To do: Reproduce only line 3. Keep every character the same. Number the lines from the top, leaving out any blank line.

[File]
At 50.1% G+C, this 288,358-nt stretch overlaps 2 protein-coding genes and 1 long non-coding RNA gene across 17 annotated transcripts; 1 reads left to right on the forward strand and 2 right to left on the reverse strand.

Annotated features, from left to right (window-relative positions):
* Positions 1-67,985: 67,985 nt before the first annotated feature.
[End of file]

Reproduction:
* Positions 1-67,985: 67,985 nt before the first annotated feature.